With Jen Shah in prison and no mention of Whitney Rose’s still-unspecified childhood abuse, “The Real Housewives of Salt Lake City” is returning to its comedy roots. With a big assist from Mary Cosby.
The women are still feuding, fighting and screaming at one another, but the fights are more silly than serious. And Mary’s behavior — along with her difficulties with the English language — are played for laughs.
Late in this week’s episode (which aired Tuesday night), Mary is fighting with Whitney, and things get REALLY weird. Mary tells Whitney, “You called me a pornography, sweetheart. … You said you were afraid for your family for me.”
This is indecipherable. Mary keeps accusing Whitney of calling her “a pornography,” adding, “you told the whole group you want to take me down. You went to the dirt for me.”
In a confessional, Mary says, “I don’t like all this fighting. Like, I didn’t come for this. And they’re [the other Housewives] not even good at fighting.” (Mary was on the first two seasons of “RHOSLC” and she came back for Season 4 even though she doesn’t like fighting? That’s … amusing.)
“I never said you do porn,” Whitney says. Mary replies, “I didn’t say I’m porn. What did she call me, Heather? What was it?”
“Predator,” Heather replies.
Oh! That makes considerably more sense. And, yes, Whitney did repeat allegations about Mary, her husband and their church. “You called me and my husband a predator. Period,” she says. “And I’m done with you.”
It’s hard to follow a fight involving Mary, because she doesn’t know what words mean. And she clearly doesn’t realize that viewers are going to laugh at her, not with her.
Back to the beginning of the episode
Meredith, Lisa, Heather, Mary and Monica arrive at the Trixie Motel in Palm Springs, California.
“It’s screaming drag queen,” Heather says in a confessional. “I’m surrounded by pink flamingos, pool floaties, extensions, fake lashes big lips. Oh, wait. Those are just my friends. But I’m assuming there are drag queens somewhere in the vicinity.”
Of course there’s a drag queen. Owner Trixie Mattell greets the women, and then drops a bomb: The “other” women — Whitney and Angie Katsanevas — are already there.
Meredith is clearly ticked off, because she intentionally did not invite Angie on this trip. Heather is unhappy because she does not like Angie, and she’s surprised that Meredith isn’t reacting, because “her hostess trip just got completely hijacked.” In a confessional, Meredith says, “This is incredibly ill-mannered and rude. I can’t imagine inviting someone on a trip without talking to the hostess about it.”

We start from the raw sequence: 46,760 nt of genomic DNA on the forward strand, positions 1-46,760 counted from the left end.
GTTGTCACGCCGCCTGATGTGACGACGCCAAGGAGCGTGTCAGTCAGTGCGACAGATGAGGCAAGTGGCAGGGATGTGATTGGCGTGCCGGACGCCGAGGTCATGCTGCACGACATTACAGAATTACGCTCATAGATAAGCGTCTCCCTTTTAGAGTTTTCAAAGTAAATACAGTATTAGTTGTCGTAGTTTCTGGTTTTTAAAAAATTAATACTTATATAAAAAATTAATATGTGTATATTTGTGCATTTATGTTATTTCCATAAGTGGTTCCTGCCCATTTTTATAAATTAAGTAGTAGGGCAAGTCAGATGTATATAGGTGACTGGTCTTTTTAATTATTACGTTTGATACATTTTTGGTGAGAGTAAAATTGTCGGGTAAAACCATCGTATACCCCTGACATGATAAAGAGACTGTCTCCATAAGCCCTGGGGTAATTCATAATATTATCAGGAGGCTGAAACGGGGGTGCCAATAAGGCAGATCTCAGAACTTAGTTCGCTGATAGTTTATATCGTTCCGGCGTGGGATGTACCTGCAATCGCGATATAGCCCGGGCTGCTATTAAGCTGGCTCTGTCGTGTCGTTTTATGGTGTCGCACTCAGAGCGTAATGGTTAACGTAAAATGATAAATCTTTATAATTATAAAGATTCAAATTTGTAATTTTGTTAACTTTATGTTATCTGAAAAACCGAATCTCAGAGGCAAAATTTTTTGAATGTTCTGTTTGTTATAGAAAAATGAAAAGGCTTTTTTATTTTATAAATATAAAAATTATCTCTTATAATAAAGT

Mary is just confused. “Who is Angie?” she asks, proving she didn’t watch Season 3.
But Lisa is not unhappy to see Angie there. “I don’t usually love surprises, but the Angie K. surprise I love,” she says, telling Angie, “I’m shocked that you wouldn’t be included.”
Meredith tells Heather there are “bigger things going on in this world right now. If this is what makes [Angie] happy, it reflects on her, not on me.”
Angie tells Lisa and Whitney that Meredith “had no issue with me. … So instead she chose this, like, passive-aggressive way of, like, excluding me. It’s fake.”
Meredith’s memory differs. “I don’t know why she would think she would be invited,” she tells Heather. “Many of our interactions thus far have been rather unpleasant.” And the editors splice in clips of a couple of those unpleasant interactions that Angie has apparently forgotten about. “It’s just mean-girl nasty,” Meredith says. “It’s a complete, like, act of war.”
Mary tells Whitney that it “feels childish” that she came down early and brought Angie with her. Angie replies, “it might feel childish to you, but Whitney is trying to be inclusive, so I don’t think that was Whitney’s intent.” Mary interrupts: “I wasn’t talking to you.”
Meredith brings out gift bags for her guests. She doesn’t have one for Angie, who acts insulted, but then Meeredith didn’t know she would be there.
Meredith announces the afternoon activity: They’re going shopping, in pairs, to pick out outfits for each other to wear to dinner that night. It’s Meredith and Lisa, Heather and Whitney, and Monica and Mary.
“And Angie, I didn’t know you would be here,” Meredith says, “but if you want to go on your own or go with Whitney, you can. Whatever you like.”
Angie, sounding absolutely phony, says, “It’s all good. I’ll figure it out.” And Monica comments on that: “Ooooh. Right out the gate. We are sassy!” Angie takes great offense at that, telling Lisa that Monica is an “[expletive] bitch.”
Clearly not one to shrink from a fight, Monica comes into the room where Angie, Whitney and Lisa are talking about her, says she overheard them and confronts Angie.
Angie castigates Monica for not “checking in” with her. Monica replies, “I mean, you were very rude to the hostess ... condescending and insulting.” Angie says she plans to have it out with Meredith later. “I deserve to be here as much as everyone else,” she says.
In a confessional, Lisa says, “Meredith does not have a good poker face, OK? She is stuck with Angie. ... She’s showing all of her cards, and her cards scream ‘irritation.’”
Shopping trip creates conflict
Mary hates everything Monica likes. “I don’t mind being paired up with Monica,” she says. “But, um, I think I’ll do all the picking. I’ll pick for me and her.”